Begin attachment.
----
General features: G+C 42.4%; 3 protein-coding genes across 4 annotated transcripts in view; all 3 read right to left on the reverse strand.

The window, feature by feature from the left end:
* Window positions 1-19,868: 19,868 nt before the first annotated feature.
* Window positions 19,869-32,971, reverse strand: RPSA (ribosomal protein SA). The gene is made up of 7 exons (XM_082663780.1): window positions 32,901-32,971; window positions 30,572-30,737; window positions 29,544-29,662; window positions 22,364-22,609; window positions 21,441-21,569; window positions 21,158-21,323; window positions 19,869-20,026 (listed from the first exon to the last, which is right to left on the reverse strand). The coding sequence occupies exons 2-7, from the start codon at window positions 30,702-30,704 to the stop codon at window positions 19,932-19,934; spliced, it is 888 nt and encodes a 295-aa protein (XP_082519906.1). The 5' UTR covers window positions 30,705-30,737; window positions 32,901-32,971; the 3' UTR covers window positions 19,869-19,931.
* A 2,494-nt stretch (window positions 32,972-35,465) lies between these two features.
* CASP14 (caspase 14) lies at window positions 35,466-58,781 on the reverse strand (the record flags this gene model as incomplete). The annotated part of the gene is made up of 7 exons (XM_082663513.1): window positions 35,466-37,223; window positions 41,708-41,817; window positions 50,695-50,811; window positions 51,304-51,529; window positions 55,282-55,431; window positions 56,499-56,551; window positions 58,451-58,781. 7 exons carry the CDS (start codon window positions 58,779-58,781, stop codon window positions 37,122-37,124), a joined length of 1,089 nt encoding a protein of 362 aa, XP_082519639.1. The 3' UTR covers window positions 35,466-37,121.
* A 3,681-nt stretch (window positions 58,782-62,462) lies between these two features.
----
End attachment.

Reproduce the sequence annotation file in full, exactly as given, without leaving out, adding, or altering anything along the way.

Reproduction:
General features: G+C 42.4%; 3 protein-coding genes across 4 annotated transcripts in view; all 3 read right to left on the reverse strand.

The window, feature by feature from the left end:
* Window positions 1-19,868: 19,868 nt before the first annotated feature.
* Window positions 19,869-32,971, reverse strand: RPSA (ribosomal protein SA). The gene is made up of 7 exons (XM_082663780.1): window positions 32,901-32,971; window positions 30,572-30,737; window positions 29,544-29,662; window positions 22,364-22,609; window positions 21,441-21,569; window positions 21,158-21,323; window positions 19,869-20,026 (listed from the first exon to the last, which is right to left on the reverse strand). The coding sequence occupies exons 2-7, from the start codon at window positions 30,702-30,704 to the stop codon at window positions 19,932-19,934; spliced, it is 888 nt and encodes a 295-aa protein (XP_082519906.1). The 5' UTR covers window positions 30,705-30,737; window positions 32,901-32,971; the 3' UTR covers window positions 19,869-19,931.
* A 2,494-nt stretch (window positions 32,972-35,465) lies between these two features.
* CASP14 (caspase 14) lies at window positions 35,466-58,781 on the reverse strand (the record flags this gene model as incomplete). The annotated part of the gene is made up of 7 exons (XM_082663513.1): window positions 35,466-37,223; window positions 41,708-41,817; window positions 50,695-50,811; window positions 51,304-51,529; window positions 55,282-55,431; window positions 56,499-56,551; window positions 58,451-58,781. 7 exons carry the CDS (start codon window positions 58,779-58,781, stop codon window positions 37,122-37,124), a joined length of 1,089 nt encoding a protein of 362 aa, XP_082519639.1. The 3' UTR covers window positions 35,466-37,121.
* A 3,681-nt stretch (window positions 58,782-62,462) lies between these two features.